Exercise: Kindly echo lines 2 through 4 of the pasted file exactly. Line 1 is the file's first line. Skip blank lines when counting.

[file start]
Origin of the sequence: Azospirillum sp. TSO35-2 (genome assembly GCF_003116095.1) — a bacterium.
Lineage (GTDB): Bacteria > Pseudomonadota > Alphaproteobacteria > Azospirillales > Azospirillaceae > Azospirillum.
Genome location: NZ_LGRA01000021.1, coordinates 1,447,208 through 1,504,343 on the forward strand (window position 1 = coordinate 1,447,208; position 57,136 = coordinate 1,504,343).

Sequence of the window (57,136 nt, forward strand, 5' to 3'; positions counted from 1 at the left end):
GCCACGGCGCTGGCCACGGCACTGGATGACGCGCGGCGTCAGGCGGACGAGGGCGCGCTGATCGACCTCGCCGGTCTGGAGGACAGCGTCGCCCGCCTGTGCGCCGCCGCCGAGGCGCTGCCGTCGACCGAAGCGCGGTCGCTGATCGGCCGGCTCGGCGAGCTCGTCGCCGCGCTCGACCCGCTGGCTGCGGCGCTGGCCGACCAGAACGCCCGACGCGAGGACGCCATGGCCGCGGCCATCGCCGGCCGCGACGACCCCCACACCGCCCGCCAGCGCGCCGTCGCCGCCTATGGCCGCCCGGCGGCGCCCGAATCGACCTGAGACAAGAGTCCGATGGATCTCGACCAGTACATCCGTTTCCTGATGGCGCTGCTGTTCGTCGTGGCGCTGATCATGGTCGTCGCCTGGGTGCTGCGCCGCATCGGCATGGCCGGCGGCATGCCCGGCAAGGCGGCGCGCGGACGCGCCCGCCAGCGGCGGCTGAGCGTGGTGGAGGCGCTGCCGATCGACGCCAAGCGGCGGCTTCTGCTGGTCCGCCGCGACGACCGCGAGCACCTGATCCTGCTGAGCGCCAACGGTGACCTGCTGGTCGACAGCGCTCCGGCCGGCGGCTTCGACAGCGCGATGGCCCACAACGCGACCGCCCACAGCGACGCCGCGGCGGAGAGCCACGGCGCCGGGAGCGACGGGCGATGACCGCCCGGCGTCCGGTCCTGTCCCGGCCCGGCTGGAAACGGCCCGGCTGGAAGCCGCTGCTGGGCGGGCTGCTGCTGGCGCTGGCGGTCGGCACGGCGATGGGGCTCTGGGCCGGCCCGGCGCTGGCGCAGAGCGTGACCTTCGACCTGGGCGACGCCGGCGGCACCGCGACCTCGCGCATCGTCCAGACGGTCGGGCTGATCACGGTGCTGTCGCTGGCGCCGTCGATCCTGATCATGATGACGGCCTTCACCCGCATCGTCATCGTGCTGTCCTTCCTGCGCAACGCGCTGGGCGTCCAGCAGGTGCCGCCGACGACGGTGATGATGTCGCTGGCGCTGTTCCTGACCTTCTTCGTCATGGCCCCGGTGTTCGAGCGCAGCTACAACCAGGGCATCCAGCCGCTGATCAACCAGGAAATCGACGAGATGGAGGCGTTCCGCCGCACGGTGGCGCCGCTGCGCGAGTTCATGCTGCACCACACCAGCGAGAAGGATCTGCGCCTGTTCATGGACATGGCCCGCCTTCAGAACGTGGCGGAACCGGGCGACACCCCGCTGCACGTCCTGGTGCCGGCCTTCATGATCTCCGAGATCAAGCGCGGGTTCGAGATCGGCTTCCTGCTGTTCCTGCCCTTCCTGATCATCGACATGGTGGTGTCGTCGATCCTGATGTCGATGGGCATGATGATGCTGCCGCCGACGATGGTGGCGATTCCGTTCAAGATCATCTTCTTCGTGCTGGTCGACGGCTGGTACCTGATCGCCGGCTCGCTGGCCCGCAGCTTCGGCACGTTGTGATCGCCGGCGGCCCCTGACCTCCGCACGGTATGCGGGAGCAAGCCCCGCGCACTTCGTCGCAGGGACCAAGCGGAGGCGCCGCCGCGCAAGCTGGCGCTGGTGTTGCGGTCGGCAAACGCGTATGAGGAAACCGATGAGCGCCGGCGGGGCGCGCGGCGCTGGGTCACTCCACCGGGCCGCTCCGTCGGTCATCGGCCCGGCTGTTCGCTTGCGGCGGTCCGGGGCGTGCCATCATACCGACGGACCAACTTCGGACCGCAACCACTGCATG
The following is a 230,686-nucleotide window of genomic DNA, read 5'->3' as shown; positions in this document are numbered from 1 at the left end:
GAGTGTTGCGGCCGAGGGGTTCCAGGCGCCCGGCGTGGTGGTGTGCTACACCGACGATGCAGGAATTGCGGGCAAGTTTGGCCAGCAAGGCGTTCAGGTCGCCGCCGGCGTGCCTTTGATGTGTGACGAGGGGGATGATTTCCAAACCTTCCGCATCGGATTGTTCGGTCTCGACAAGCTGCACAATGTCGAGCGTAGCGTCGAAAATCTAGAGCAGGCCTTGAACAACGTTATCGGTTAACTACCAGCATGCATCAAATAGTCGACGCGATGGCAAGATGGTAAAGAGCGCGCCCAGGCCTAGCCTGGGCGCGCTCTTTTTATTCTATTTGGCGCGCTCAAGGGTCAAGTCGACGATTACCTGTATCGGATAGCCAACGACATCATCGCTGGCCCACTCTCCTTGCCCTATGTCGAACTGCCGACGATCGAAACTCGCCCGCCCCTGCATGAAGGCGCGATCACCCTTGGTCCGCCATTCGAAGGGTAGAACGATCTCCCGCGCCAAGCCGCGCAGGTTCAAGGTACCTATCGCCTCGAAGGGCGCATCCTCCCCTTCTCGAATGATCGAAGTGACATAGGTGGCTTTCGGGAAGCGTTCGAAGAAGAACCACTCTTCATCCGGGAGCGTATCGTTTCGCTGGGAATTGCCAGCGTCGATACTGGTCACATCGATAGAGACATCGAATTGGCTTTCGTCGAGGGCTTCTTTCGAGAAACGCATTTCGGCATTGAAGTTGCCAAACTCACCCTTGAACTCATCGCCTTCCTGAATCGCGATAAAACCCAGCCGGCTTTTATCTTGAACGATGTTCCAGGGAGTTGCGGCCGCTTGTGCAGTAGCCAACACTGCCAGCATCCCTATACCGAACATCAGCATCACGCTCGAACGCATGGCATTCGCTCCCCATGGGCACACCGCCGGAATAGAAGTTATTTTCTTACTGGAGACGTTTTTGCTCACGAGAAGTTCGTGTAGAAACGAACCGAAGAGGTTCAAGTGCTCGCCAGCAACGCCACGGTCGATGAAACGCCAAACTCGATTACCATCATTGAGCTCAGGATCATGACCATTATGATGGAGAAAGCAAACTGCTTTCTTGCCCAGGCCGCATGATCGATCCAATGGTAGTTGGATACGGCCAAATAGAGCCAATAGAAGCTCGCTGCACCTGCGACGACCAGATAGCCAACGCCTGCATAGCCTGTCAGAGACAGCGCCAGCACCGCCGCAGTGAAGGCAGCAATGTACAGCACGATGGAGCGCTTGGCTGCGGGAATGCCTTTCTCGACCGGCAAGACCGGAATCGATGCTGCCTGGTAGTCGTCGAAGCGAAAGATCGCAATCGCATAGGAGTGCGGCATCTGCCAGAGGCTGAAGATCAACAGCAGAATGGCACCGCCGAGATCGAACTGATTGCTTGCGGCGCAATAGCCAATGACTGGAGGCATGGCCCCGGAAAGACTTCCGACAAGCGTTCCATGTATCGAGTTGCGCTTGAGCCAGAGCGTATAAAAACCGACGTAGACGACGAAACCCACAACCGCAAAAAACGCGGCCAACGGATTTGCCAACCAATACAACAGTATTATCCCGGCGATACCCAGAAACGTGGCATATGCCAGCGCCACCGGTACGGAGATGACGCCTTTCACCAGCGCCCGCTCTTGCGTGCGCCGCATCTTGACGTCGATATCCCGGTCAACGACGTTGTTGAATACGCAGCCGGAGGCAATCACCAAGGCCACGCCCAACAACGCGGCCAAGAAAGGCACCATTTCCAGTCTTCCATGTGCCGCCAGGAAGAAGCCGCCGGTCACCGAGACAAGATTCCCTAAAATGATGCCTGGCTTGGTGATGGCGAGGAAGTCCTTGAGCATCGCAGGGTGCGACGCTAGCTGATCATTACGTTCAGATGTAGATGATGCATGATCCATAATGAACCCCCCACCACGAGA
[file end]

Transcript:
Lineage (GTDB): Bacteria > Pseudomonadota > Alphaproteobacteria > Azospirillales > Azospirillaceae > Azospirillum.
Genome location: NZ_LGRA01000021.1, coordinates 1,447,208 through 1,504,343 on the forward strand (window position 1 = coordinate 1,447,208; position 57,136 = coordinate 1,504,343).

Sequence of the window (57,136 nt, forward strand, 5' to 3'; positions counted from 1 at the left end):